One final note: Because the bill only doubles the maximum penalty, the current practice of the law will likely continue. Indeed, the maximum penalty is seldom applied and when it is, the receivers seldom serve the full term, generally earning early release through various means. Hence, although the bill may sound good, in practice, sentencing is likely to continue as it is currently. Therefore, if the goal of the bill is the service of political ends, then it should proceed, for only on these grounds would it likely be effective, for a time.
Given these considerations, the following recommendations are presented for perusal.
The first recommendation to consider would be to decide what the goal of the current legislation is to be. If the goal is political and the constituency is in favor, it will likely be favorably received in the now. One can only surmise how the future political winds will blow after passage. If the constituency is mostly opposed, passage could be ruinous. So the first recommendation would be to conduct polling of the voting base and proceed accordingly.
The second recommendation, if incapacitation is the goal would be to modify the bill to read a doubling of the minimum sentencing. This would ensure that armed robbers will spend longer sentences behind bars and effect true change within the system. However, be prepared, for such a measure must be followed up with corresponding increases in tax revenue.
The third recommendation, if retribution is the goal would be to poll the constituents to determine exactly what would be considered a just punishment for the crime. Of course, taking into consideration American sensibilities and the limits imposed through the Bill of Rights will be a must, for certain punishments, such as caning used in Singapore may appeal to many Americans yet be inadmissible by the United States Supreme Court (Gladwell, 2007).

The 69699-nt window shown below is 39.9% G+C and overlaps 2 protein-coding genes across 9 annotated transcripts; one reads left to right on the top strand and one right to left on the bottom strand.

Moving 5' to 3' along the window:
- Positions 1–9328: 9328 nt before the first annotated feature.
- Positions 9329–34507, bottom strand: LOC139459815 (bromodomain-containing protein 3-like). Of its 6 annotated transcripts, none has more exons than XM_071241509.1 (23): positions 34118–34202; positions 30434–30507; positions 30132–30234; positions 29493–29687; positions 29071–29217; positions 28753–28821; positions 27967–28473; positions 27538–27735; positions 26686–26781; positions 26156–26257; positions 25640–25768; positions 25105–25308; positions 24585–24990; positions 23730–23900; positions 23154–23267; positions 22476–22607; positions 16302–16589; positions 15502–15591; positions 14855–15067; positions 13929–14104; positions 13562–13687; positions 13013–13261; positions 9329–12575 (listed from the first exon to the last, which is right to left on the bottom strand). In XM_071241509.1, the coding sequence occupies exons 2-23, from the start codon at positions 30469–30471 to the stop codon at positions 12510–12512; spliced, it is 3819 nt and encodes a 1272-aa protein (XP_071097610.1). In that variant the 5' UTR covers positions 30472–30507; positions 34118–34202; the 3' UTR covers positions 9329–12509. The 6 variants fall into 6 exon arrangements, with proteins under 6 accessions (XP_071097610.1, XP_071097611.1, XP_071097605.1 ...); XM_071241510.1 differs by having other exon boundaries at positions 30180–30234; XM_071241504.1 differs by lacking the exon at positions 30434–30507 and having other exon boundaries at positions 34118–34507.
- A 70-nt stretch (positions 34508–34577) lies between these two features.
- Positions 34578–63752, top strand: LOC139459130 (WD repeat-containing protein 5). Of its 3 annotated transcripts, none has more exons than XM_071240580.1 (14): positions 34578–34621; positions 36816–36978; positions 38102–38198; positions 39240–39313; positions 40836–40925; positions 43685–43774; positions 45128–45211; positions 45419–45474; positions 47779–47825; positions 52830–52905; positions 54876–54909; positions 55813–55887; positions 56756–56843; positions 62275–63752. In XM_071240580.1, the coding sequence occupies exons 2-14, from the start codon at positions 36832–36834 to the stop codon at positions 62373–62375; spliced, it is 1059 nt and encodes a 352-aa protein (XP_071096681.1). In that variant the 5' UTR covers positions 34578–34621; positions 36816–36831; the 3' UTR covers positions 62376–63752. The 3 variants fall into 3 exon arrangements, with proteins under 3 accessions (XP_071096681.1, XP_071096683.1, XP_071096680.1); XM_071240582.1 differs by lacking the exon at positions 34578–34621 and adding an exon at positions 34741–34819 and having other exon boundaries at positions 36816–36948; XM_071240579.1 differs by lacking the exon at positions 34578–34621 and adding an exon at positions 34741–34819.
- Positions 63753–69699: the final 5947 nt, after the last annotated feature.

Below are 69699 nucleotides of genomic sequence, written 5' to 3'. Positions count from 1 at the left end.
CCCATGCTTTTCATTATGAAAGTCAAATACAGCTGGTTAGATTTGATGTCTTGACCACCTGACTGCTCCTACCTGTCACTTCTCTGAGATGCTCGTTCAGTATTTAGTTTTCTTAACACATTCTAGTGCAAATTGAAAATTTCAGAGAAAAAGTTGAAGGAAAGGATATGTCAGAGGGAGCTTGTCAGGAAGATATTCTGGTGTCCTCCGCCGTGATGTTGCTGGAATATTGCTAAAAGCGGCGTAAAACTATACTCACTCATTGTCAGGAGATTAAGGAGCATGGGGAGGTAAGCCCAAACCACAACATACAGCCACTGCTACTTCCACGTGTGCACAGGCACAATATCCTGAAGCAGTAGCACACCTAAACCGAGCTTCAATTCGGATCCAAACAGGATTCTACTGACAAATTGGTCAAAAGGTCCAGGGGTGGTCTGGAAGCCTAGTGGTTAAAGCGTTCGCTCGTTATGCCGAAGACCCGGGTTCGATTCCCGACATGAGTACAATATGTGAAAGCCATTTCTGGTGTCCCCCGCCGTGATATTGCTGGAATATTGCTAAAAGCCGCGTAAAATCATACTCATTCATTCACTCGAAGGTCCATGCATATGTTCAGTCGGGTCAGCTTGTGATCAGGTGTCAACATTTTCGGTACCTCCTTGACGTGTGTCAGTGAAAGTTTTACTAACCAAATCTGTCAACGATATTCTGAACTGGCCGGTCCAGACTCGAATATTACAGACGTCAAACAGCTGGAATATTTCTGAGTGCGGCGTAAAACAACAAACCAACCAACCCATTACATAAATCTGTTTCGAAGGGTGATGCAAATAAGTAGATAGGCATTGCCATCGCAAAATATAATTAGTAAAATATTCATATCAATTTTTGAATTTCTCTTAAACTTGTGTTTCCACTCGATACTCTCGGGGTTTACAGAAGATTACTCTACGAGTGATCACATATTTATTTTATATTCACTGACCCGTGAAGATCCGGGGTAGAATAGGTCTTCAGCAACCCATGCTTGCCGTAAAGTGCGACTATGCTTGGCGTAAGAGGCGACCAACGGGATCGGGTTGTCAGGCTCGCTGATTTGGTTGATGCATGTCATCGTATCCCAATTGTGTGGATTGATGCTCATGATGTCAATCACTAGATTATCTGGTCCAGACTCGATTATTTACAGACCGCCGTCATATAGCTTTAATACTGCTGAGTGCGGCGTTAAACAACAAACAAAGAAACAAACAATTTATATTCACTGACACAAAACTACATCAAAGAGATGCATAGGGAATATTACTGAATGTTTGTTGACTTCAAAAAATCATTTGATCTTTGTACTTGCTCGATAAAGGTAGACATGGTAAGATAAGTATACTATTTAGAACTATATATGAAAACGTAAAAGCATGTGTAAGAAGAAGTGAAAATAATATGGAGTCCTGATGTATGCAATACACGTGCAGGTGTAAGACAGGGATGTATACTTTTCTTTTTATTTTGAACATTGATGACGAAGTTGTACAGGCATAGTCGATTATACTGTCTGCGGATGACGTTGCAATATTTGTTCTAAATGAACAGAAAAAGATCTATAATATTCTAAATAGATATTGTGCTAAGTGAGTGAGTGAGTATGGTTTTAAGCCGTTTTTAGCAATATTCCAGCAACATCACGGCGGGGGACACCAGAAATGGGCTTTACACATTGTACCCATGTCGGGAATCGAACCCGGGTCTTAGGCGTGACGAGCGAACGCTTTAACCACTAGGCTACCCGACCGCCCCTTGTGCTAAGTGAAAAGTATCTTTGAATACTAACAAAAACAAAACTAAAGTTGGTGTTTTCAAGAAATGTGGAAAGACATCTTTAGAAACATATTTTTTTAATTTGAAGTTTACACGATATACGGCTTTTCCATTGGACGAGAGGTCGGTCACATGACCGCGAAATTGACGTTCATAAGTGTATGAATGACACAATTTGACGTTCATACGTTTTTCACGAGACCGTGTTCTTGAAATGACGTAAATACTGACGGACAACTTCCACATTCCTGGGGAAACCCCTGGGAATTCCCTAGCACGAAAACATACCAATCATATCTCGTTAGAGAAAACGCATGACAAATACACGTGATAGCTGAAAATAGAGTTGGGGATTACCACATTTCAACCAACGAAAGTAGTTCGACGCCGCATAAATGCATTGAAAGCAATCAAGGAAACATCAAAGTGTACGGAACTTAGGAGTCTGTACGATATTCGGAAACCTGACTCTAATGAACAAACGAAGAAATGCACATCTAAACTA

Additionally, if the legislature is seeking deterrence, the bill could be modified according to the second recommendation and marketed heavily. The effectiveness of marketing products has long been understood in the realms of advertisers but has yet to be applied to control the masses concerning the application of justice. Whereas it may be a novel approach to pass and market a bill, it could be effective in deterring future criminal activity or it could simply become a waste of taxpayer revenue. It may be wise to consider funding research to determine whether this approach merits future consideration or not.
One last recommendation concerns the reasons or motivations for the criminal actions. Robbery armed or otherwise, is an act based upon getting something for nothing. Robberies are conducted by persons seeking to gain at the expense of others without putting in the time and effort applied by the victims. Some criminologists support the concept that society creates the atmosphere conducive to such crimes either tacitly or directly (Schmalleger, 2009). In so doing, society shares the burden, not only of punishing offenders but also in promoting criminal activity as well. If the offenders are seeking gain because of losses in the job markets or other factors beyond their control, perhaps this notion holds merit. If the legislature is seeking to reduce the rates of armed robbery, funding should be allocated to determine if increases in opportunities for honest income would produce the desired results.
Simple answers to the question of the effectiveness of the currently pending armed robbery bill do not exist. The goal of the legislation must be clearly understood by the legislature and if the path to the goal is unpopular, much political courage will be required to enact the necessary strategy. It would appear that as stated, the bill would not be effective unless the only consideration is political.
- Edney, R. (2006, June). Models of understanding criminal behavior and the sentencing process: A place for criminological theory? Journal of Criminal Law, 70(3), 247-271.
- Gladwell, M. (2007, November 10). Dangerous Minds. The New Yorker Department of Criminology, 18(15), 36.
- Schmalleger, F. (2009). Criminal Justice Today: An Introductory Text for the 21st Centure (10th ed.). Upper Saddle River, NJ: Prentis-Hall.
- Schmalleger, F. (2009). Criminology Today: An Integrative Introduction (5th ed.). Upper Saddle River, NJ: Prentis-Hall.